Life of an Oracle DBA: Grumps, dataguard, upgrades and tuning oh my

There are very few things that will get my dander up. One is waisting my time; the other is “Not My Job.” Last week I experienced both; it took a bit but the person who told me it was not their job wound up doing what needed to be done. This caused quite a bit of my time to be wasted. This gets back to my mantra: “You may be asked to do things that our outside of your job description, if so, embrase it and do the best job you can.” You will make yourself more valuable to your employer, customers or team mate.

I also experienced a problem with dataguard that I had not seen before.

ORA-00342: archived log does not have expected resetlogs SCN 137433238

ORA-00334: archived log: ‘/var/opt/data/sor01/arch/1_191_768933256.dbf’

This was weird. This ora error has to do with a different incarnation of the database. What caused the issue? My hunch; someone did a open resetlogs.

I checked what logs have checked the max log on the primary and the max log applied on the standby.

primary> select thread#, max(sequence#) “Last Primary Seq Generated”

from v$archived_log val, v$database vdb where val.resetlogs_change# = vdb.resetlogs_change# group by thread# order by 1;

THREAD# Last Primary Seq Generated

———- ————————–

1 847

standby> select thread#, max(sequence#) “Last Standby Seq Received” from v$archived_log val, v$database vdb where val.resetlogs_change# = vdb.resetlogs_change# group by thread# order by 1;

THREAD# Last Standby Seq Received

———- ————————-

1 847

But wait threes more:

standby > select thread#, max(sequence#) “Last Standby Seq Applied” from v$archived_log val, v$database vdb where val.resetlogs_change# = vdb.resetlogs_change# and val.applied in (‘YES’,’IN-MEMORY’) group by thread# order by 1;

THREAD# Last Standby Seq Applied

———- ————————

1 190

Okay, I see where the standby database wants log 191. But still what is the real issue. I needed more information to figure out what the problem is.

What is the scn that is stored in the controlfile?

select db_unique_name, to_char(current_scn, ‘999999999999999999’) as Standby_Current_SCN from v$database;


—————————— ——————-

<radicated> 199126920

I have still not found out and wasted a lot of time trying to get the archive logs to apply. So I deeded to get a incremental backup of the primary database starting with the oldest scn applied to the standby database.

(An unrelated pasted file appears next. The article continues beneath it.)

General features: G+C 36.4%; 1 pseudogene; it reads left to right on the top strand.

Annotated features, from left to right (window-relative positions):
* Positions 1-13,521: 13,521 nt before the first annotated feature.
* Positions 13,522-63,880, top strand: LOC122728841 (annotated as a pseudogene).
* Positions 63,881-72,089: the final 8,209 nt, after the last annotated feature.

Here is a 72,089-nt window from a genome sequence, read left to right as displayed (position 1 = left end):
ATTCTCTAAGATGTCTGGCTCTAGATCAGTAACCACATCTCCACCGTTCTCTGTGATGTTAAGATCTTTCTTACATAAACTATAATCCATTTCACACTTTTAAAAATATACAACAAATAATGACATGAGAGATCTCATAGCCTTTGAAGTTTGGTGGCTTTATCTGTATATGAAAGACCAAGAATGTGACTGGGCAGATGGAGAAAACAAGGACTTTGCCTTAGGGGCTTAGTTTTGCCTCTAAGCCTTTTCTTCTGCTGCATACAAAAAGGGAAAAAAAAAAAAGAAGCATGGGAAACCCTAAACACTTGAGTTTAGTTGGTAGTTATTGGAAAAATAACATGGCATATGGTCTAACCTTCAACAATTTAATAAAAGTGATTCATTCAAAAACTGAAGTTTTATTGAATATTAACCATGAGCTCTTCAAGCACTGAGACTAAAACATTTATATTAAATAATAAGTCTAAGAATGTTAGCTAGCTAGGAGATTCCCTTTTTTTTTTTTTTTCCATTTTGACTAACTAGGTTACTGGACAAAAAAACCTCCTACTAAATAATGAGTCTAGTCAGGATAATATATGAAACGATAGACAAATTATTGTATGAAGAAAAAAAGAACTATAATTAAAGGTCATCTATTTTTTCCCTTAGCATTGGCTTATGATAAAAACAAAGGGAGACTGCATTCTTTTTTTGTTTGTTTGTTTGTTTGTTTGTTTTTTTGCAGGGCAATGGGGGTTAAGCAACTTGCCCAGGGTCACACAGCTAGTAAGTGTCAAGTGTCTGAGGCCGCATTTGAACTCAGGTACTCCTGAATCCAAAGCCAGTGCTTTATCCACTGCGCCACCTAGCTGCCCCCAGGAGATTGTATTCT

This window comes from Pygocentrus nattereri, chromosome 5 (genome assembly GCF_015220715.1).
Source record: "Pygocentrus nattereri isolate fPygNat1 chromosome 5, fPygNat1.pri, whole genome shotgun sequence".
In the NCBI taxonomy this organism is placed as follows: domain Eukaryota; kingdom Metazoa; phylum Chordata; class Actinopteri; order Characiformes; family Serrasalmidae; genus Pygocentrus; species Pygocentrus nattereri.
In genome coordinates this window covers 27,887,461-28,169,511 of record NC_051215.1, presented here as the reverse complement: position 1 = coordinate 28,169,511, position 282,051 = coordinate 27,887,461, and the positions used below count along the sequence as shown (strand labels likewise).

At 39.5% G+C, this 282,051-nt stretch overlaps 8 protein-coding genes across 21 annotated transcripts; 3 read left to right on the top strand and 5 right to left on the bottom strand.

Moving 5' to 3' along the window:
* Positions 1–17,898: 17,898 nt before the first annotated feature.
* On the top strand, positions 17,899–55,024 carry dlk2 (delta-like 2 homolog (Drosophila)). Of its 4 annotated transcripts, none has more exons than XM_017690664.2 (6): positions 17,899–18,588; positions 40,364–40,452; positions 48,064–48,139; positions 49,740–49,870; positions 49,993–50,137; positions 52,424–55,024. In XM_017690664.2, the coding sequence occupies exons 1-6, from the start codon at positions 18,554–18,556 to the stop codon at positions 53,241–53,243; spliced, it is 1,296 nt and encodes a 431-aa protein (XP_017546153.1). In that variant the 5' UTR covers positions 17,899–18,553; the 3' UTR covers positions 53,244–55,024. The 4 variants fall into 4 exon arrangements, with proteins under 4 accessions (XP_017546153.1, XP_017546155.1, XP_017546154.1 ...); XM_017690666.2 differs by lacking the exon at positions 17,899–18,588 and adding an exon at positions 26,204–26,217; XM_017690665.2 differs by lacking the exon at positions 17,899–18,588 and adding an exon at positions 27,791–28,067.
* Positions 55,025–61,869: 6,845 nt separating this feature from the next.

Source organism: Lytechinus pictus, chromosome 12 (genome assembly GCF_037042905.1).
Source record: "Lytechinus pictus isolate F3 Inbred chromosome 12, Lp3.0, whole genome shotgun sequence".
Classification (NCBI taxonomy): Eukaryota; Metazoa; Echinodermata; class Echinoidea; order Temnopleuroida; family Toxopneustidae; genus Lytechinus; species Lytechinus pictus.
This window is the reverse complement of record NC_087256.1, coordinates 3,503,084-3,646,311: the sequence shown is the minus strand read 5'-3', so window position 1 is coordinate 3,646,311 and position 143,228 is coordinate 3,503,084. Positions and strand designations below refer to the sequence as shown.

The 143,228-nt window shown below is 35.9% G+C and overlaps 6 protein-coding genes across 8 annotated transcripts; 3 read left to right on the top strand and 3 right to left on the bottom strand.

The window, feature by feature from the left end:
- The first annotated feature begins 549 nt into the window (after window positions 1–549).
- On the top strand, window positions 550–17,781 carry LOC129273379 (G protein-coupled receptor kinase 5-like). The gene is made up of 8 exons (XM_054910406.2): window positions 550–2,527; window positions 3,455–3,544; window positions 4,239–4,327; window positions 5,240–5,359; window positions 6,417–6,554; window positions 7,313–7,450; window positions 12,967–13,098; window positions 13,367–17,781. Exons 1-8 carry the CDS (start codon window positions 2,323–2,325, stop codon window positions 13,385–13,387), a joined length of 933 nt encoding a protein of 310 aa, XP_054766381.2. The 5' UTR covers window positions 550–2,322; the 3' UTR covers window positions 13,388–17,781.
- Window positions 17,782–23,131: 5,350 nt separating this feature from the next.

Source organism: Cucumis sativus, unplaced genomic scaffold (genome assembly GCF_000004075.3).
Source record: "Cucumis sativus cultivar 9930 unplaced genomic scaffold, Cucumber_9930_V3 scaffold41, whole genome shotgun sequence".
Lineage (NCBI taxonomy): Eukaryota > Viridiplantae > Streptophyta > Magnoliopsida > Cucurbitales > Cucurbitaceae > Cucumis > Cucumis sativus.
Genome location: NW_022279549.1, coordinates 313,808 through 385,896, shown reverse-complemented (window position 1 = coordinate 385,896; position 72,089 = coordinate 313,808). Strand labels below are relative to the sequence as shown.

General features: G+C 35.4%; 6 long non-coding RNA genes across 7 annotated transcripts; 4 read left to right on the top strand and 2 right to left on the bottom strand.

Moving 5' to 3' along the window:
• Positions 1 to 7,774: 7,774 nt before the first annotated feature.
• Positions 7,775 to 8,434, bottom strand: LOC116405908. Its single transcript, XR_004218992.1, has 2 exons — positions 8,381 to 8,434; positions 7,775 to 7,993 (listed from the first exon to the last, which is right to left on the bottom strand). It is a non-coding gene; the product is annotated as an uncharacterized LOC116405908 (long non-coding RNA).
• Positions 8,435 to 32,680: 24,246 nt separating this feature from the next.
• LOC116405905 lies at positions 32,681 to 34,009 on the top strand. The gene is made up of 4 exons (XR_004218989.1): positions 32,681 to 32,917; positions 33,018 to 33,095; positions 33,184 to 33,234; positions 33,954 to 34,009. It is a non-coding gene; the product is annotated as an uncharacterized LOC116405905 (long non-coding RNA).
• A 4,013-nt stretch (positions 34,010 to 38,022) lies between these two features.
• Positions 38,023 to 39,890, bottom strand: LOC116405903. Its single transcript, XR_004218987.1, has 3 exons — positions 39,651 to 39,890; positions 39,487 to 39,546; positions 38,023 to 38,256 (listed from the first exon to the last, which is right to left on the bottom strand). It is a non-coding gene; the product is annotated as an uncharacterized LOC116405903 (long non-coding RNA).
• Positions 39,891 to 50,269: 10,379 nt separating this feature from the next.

standby> select min(to_char(fhscn, ‘99999999999999999999’)) as SCN_to_be_used from X$KCVFH;




So now I have a place to start my incremental backup. But I prefer to live on the conservative side of life. These SCNs’ are not matching up very well, so I’m going to take the lower of the two SCNs’ for my backup.


After the backup is done, scp the backup to the standby site and do a database restore. But wait, port 22 is not open so I am going to have to rely on SAN replication. I’ll let you know how the restore goes, the files are still replicating.

Migrate 10G on Solaris to 11G on Linux

There are three small databases that needed to be upgraded 10g Solaris to 11g Linux. Because they were small, I decide the easiest way to do the upgrade was to use datapump. The next set have a lot of data and are moving to a RAC environment, so I will experiment with transportable tablespaces.

Tuning Oracle

We have a web based OLTP application where the database was experiencing 100% cpu. Logins were slowing down, users were backing up. In short it was an extreme terror kinda day. Looking at the Oracle database I found that most of the users were backing up on the same query. My first question was, what was the trigger for 100’s of users to start executing the same query at the same time and for it to be going on all day? The second question was, what can I do to speed things up?

It turns out our 75,000+ user base had received a message to do something. So that explained my first question. The second question was a bit harder to address. There was one index that was getting a fast full index scan for each query and it started showing up in v$session_longops. The index is a compressed index and when I looked at it closely the I found the cardinality of the columns in the index were from higher to lower cardinality. If I wanted to compress the index I can reverse the columns in the index. And because this index mostly experiences fast full index scans that would reduce the number of blocks the index had.

SQL> drop index <schema>.<index_name>;

SQL> create index <schema>.<index_name> on <schema>.<table_name> (lowest_cardinality, next_lowest, highest_cardinality> tablespace indx compress 2;

A generic create compressed example: Sorry I can’t give specifics, NDA and all ya’know.create index app.cust_indx on app.custs (sex, eye_color, cust_id) tablespace indx compress 2;

By changing the order of the columns in the compressed index the number of blocks to store the index decreased by 50%. Well, the load finally returned to quasi normal and requests were getting serviced in a timely mannor. It looks like we have maxed out the oracle database server. Thank goodness we are going to upgrading it to Oracle 11G RAC on Linux from Solaris Oracle 10G single instance.

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